Since 2011, the coastlines of the tropical Atlantic Ocean and Caribbean Sea have been plagued by extraordinary accumulations of a type of floating brown alga, commonly called “seaweed” and known as Sargassum. These alga float at the sea surface, where they can aggregate to form large mats in the open ocean.
Off the U.S. eastern seaboard (in the Sargasso Sea) and the Gulf of Mexico, free-floating Sargassum has always been common. These alga provide an essential habitat, with food sources, nursery areas, and breeding grounds for fish, sea turtles, and birds. However, the increased abundance of Sargassum in the tropics since 2011, stretching from Africa to the Caribbean Sea and Gulf of Mexico, has had adverse effects on the regions’ coastal ecosystems and local human communities.
The ways in which Sargassum has invaded the tropical Atlantic have been a mystery, but we may now have an answer. A new study in Progress in Oceanography, led by researchers at NOAA’s Atlantic Oceanographic and Meteorological Laboratory (AOML), identifies possible mechanisms and pathways by which Sargassum entered and flourished in the tropical Atlantic and Caribbean.
“We were particularly interested in understanding the origins of the tropical Atlantic’s Sargassum population and how it is being sustained. Its presence has caused severe socioeconomic impacts on local communities” said Libby Johns, AOML Oceanographer and lead author of the study.
Researchers discovered that during the winter of 2009-2010, the winds that typically blow to the east, from the Americas to Europe, strengthened and shifted to the south. This shift in winds was very unusual and triggered a long-distance eastward dispersal of Sargassum, from the Sargasso Sea, toward the Iberian Peninsula in Europe and West Africa. After exiting the Sargasso Sea, the Sargassum drifted southward in the Canary Current and entered the tropics. Once in this new and favorable tropical Atlantic habitat, with ample sunlight, warm waters, and nutrient availability, the Sargassum flourished and has continued to grow.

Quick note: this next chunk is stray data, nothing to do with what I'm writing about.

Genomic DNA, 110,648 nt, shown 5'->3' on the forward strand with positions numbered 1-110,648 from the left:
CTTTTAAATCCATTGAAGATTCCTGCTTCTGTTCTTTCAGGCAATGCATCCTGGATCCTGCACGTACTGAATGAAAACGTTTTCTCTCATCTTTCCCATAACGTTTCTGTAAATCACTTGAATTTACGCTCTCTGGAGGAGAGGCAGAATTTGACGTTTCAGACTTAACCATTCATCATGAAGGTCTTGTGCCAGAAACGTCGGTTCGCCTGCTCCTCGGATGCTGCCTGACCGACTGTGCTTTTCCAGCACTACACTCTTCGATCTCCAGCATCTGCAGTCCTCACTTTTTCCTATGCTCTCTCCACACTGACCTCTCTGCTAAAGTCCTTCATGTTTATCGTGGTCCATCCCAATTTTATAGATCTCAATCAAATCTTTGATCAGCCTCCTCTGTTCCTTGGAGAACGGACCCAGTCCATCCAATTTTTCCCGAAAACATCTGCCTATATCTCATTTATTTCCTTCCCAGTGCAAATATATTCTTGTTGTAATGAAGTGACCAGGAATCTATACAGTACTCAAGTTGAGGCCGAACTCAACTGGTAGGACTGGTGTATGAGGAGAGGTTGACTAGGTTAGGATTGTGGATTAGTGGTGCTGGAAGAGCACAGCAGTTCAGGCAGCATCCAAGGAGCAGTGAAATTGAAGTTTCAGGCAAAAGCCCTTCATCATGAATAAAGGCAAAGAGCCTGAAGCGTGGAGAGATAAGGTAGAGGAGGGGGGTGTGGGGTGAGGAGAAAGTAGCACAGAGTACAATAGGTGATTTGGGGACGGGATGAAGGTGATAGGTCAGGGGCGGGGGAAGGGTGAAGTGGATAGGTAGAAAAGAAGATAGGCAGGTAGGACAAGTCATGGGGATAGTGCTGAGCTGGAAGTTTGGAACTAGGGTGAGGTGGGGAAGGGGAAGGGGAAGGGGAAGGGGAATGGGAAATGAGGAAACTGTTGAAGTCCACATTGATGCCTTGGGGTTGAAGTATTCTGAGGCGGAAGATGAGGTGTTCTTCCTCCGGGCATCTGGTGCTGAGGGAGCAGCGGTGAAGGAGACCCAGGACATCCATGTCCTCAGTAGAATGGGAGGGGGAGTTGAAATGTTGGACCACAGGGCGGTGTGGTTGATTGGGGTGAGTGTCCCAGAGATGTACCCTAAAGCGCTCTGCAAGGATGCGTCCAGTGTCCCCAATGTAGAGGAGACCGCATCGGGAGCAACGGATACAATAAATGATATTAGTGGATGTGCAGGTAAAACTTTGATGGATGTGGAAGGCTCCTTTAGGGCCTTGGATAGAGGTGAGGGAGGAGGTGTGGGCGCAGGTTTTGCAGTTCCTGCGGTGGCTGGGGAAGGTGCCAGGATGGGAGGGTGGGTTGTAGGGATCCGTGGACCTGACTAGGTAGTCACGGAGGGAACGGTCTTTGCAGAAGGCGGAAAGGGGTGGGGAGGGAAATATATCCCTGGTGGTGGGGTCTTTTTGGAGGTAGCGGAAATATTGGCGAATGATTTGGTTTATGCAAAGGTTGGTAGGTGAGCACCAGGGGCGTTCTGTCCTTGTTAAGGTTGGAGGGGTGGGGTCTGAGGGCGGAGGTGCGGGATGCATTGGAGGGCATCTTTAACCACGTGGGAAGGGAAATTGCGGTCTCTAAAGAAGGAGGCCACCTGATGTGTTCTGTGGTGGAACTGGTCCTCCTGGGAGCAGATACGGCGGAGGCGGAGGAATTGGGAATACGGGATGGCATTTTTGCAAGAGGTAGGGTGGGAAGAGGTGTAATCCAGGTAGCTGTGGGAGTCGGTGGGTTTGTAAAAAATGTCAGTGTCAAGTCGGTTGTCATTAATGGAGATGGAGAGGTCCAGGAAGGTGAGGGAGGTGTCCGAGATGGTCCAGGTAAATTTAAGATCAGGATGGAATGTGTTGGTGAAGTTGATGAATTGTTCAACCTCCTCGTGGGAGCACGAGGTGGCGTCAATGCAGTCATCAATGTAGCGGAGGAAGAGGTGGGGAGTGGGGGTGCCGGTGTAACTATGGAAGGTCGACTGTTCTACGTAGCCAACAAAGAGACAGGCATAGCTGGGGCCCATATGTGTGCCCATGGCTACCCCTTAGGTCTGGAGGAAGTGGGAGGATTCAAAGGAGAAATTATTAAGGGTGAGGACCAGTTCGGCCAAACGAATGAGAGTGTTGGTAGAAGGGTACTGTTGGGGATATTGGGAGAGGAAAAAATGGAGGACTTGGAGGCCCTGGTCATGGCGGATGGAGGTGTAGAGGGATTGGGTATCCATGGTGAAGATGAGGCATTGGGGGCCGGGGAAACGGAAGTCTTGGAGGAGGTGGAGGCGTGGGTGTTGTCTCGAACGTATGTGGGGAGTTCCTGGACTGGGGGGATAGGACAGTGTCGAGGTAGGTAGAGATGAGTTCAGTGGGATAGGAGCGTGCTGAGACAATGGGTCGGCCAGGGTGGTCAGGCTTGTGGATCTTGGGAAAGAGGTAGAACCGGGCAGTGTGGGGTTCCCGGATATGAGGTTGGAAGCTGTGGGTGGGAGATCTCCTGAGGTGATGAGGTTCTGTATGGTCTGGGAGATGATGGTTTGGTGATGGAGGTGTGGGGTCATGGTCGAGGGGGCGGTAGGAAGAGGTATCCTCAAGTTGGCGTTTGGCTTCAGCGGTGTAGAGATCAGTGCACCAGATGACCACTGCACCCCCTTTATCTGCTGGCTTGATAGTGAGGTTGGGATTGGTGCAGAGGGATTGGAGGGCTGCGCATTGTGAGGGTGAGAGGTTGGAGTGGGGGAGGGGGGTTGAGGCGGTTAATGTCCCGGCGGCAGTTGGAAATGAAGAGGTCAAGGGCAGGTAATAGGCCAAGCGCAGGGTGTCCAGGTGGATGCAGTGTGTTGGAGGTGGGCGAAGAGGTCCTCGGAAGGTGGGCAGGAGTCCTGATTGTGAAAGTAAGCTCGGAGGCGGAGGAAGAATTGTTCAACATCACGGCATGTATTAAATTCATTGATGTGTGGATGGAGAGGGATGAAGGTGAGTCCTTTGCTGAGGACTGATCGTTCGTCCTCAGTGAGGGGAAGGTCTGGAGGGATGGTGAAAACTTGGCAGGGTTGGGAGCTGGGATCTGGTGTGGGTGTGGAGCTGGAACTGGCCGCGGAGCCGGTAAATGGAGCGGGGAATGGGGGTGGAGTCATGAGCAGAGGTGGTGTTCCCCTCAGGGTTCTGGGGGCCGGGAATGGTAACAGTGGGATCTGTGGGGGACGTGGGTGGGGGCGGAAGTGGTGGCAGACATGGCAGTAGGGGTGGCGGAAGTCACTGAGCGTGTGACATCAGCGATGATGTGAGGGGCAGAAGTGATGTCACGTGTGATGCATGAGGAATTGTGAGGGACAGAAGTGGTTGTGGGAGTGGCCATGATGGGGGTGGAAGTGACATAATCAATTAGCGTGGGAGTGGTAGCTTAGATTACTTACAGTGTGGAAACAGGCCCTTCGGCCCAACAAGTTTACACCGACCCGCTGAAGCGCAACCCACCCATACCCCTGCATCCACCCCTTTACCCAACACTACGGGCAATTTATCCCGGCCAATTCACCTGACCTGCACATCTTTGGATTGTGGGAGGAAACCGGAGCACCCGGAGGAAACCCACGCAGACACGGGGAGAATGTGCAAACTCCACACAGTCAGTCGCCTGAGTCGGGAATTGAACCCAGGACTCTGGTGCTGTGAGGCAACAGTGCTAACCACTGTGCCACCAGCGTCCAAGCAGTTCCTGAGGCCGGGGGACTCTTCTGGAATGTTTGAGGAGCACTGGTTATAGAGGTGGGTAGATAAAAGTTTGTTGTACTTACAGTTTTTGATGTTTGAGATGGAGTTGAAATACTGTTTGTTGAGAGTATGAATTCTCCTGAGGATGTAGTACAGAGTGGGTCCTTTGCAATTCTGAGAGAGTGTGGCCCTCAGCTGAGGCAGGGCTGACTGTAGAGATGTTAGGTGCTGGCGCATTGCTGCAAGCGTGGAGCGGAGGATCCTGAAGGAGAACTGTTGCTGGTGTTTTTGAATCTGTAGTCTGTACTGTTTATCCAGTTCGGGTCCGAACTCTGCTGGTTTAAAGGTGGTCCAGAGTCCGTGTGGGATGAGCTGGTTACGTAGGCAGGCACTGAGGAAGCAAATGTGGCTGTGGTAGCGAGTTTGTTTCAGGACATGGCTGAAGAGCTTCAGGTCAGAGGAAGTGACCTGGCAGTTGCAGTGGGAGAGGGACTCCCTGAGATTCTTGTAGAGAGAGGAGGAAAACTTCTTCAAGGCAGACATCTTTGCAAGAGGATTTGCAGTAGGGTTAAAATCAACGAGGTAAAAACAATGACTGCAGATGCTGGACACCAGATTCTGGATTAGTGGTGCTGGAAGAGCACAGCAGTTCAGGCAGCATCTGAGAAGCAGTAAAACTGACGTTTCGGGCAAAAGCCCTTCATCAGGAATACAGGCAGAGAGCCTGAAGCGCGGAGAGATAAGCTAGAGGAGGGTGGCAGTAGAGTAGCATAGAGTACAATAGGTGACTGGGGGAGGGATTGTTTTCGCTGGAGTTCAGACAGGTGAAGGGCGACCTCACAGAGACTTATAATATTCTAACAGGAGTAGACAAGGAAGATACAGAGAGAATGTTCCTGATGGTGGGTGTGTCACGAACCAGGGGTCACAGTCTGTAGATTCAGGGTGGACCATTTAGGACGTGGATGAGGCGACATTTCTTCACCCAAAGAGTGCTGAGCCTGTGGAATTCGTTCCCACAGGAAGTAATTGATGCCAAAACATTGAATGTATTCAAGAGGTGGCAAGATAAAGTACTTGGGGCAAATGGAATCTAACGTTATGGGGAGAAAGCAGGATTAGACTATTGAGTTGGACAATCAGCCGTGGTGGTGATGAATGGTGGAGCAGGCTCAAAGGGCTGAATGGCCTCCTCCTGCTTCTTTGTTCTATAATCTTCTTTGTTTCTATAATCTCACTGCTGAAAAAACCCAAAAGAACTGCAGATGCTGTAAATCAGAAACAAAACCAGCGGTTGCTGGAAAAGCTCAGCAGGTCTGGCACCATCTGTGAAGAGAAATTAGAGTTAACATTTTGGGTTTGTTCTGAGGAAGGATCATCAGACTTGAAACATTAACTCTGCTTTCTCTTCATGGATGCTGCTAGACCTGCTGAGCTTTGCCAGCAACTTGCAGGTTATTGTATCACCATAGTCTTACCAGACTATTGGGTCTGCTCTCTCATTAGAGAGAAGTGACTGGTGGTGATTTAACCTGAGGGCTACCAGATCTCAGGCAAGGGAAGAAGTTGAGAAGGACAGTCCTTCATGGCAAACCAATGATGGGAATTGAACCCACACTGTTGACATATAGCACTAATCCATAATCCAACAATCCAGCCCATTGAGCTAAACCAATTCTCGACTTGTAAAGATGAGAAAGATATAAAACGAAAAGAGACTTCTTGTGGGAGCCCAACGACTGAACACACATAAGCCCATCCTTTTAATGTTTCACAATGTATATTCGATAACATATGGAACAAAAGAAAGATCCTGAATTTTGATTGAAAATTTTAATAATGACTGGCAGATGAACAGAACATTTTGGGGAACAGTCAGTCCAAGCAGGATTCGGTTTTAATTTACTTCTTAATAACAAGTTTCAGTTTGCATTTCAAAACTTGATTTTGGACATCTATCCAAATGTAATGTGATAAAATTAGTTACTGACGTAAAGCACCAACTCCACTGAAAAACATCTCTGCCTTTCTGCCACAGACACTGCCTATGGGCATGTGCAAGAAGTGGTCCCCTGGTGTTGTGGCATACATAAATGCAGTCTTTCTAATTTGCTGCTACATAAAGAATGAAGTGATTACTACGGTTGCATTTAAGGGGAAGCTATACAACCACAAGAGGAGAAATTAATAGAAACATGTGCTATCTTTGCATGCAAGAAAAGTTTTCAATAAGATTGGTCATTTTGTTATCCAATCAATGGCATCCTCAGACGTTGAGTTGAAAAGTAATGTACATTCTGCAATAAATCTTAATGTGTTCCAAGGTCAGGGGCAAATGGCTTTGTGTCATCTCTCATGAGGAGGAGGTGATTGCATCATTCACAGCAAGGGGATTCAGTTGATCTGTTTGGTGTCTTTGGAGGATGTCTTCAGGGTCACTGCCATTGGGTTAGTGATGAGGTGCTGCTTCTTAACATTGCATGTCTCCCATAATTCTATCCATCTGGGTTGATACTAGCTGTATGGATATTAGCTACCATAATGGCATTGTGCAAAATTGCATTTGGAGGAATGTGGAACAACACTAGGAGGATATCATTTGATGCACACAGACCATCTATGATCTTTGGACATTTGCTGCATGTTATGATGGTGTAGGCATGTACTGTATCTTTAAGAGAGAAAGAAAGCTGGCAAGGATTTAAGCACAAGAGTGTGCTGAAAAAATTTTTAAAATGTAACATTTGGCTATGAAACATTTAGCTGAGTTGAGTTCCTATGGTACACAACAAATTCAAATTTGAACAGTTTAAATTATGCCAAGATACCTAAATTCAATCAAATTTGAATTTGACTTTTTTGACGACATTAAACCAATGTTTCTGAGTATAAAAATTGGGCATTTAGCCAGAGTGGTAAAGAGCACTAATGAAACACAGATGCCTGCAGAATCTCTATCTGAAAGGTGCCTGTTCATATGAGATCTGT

Having established a new population, the Sargassum now aggregates almost every year in April-May in a massive windrow or “belt” north of the Equator, along the region where the trade winds converge. During the spring, the Sargassum follows this convergent region’s northward seasonal excursion. By June, the belt stretches across the entire central tropical Atlantic. Large portions of the algae are then transported to the Caribbean and Gulf of Mexico via the North Equatorial and Caribbean current systems.
“Predicting the occurrence of Sargassum blooms will help us better understand their impacts on our ecosystems, and thereby improve our scientific advice in the management of our fisheries and protected species” said Cisco Werner, Chief Science Advisor, NOAA National Marine Fisheries Service.
Out at sea, Sargassum is an important habitat, but as it accumulates close to the coastlines it can smother valuable corals, seagrass beds, and beaches. As it washes ashore the seaweed begins to decay, attracting flies and other insects. During its breakdown, Sargassum produces hydrogen sulfide gas which smells of rotten eggs, repelling beachgoers and affecting the tourist industry that depends on pristine ocean conditions.
This study offers new insight into the recent Sargassum events. Further studies, in collaboration with our international partners across the North Atlantic, Caribbean, and the Gulf of Mexico, will be necessary to fully understand and improve predictions of the distribution and impacts of Sargassum outbreaks, and to develop actions to effectively mitigate the invasions.
This study was conducted in collaboration with researchers from the University of South Florida, the University of Miami Rosenstiel School for Marine and Atmospherics Studies, the University of Maryland Center for Environmental Science, private industry, and NOAA Fisheries.